State House of Representatives passes bill taking Peabody police and fire chief positions out of civil service
The state House of Representatives passed a bill earlier this week proposed by the mayor of Peabody to remove both police chief and fire chief positions in the city from the Civil Service jurisdiction.
Last March, Mayor Edward Bettencourt brought forth the proposal to the City Council, where members voted 8 to 1 in favor of his petition.
Co-sponsored by state Rep. Leah Cole and state Rep. Ted Speliotis, the bill now heads to the Senate, and must be signed by Gov. Deval Patrick become official.
"My first priority is always to represent the best interests of Peabody, and this bill had overwhelming support from the city council and the mayor," Cole said. "Representative Speliotis and myself acted quickly to facilitate the passage of this bill in the House, and now it moves onto the Senate."
The initial support of the bill came at a time when longtime Police Chief Robert Champagne announced his retirement earlier this year. Upon Champagne's retirement, Peabody will see a new chief for the first time in 25 years.
Champagne submitted his letter of resignation with the intent to retire by June 1, but agreed to stay on until the bill is signed by Gov. Deval Patrick and the process is complete.
Bettencourt said last spring that although the police and fire chief jobs will be removed from civil service jurisdiction, the departments will not be removed as a whole.
"I don't think the decision should be made just on the basis of one test, which is what the civil service currently allows," Bettencourt said. "I do want to put together a decision making process based on an assessment center in which the candidates are put through different roleplaying scenarios to determine leadership, handling of precious situations, and things of that nature. We'll work on the particulars as we get closer to making that decision, but I believe an assessment center is the way to go."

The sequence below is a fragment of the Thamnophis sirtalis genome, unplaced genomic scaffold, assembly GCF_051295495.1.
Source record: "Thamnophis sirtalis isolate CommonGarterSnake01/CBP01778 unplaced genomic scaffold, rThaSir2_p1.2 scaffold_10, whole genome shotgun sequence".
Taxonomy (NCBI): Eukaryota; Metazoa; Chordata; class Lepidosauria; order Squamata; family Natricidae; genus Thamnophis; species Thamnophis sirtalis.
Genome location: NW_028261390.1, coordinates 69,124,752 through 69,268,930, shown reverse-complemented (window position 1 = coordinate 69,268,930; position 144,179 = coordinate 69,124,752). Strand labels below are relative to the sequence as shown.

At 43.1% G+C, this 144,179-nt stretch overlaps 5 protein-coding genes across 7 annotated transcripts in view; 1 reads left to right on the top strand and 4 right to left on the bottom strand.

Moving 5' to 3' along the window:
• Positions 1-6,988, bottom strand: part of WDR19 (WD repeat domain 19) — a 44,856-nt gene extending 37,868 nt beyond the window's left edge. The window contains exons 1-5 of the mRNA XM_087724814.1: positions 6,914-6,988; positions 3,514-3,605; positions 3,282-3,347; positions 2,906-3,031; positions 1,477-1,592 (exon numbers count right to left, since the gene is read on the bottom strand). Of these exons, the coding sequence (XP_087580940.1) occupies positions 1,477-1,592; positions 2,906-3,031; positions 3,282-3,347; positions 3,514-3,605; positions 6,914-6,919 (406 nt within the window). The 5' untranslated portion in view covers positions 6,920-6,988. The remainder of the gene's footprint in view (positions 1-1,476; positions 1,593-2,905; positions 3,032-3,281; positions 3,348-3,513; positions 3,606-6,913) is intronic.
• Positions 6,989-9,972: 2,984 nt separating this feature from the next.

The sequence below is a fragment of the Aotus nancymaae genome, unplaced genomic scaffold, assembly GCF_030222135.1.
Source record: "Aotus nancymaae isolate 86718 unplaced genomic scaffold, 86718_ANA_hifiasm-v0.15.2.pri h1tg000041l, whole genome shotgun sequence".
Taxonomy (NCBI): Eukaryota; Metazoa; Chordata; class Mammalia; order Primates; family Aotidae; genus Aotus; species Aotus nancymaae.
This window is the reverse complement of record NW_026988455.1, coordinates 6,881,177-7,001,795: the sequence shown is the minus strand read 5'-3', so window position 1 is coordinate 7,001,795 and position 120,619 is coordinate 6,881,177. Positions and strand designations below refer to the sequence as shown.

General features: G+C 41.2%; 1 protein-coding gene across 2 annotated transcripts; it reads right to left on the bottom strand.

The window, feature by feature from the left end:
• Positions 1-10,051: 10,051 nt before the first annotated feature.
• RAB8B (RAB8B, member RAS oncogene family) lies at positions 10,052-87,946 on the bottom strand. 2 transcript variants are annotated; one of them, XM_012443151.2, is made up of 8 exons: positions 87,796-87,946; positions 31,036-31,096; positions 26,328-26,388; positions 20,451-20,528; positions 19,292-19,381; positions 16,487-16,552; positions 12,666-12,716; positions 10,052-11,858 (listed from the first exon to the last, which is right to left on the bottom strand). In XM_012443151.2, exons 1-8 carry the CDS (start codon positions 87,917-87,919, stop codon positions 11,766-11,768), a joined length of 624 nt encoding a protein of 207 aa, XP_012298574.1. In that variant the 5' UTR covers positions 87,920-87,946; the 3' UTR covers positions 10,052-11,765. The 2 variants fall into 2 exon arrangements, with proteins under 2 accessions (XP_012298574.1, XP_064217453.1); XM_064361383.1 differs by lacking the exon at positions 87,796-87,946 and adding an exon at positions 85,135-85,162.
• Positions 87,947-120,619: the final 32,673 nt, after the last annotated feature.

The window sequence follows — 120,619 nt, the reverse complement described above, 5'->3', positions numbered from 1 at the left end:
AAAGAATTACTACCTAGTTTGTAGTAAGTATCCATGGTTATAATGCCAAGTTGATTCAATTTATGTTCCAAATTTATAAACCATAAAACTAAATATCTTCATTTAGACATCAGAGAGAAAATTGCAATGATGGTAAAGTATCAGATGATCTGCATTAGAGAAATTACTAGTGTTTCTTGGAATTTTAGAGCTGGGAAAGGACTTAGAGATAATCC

Under the civil service merit system in the state, those who are eligible and applying for police and fire chief positions must pass a competitive exam.
An appointing authority, in this case the mayor, then chooses the top scorer of that exam from a list of other certified applicants, which is provided by the Human Resources Division. The appointment is solely based on exam scores and bypasses other abilities.
Municipal departments can utilize a free assessment center under civil service to help choose a candidate for the job, but If removed from the civil service jurisdiction the individual applicant would have to pay a $250 fee to use an outside vender for assessment.
"A bill like this isn't always taken lightly, but the great weight is that it has a local community acceptance," Speliotis said. "The intention is to maximize the flexibility for the mayor to hire a person for the job. The mayor is the most accountable to our constituents and if he has ideas on how to run the police and fire, he deserves to have that person at the top to implement his policies."
Speliotis added that he is unsure as to when the bill will be read in the Senate.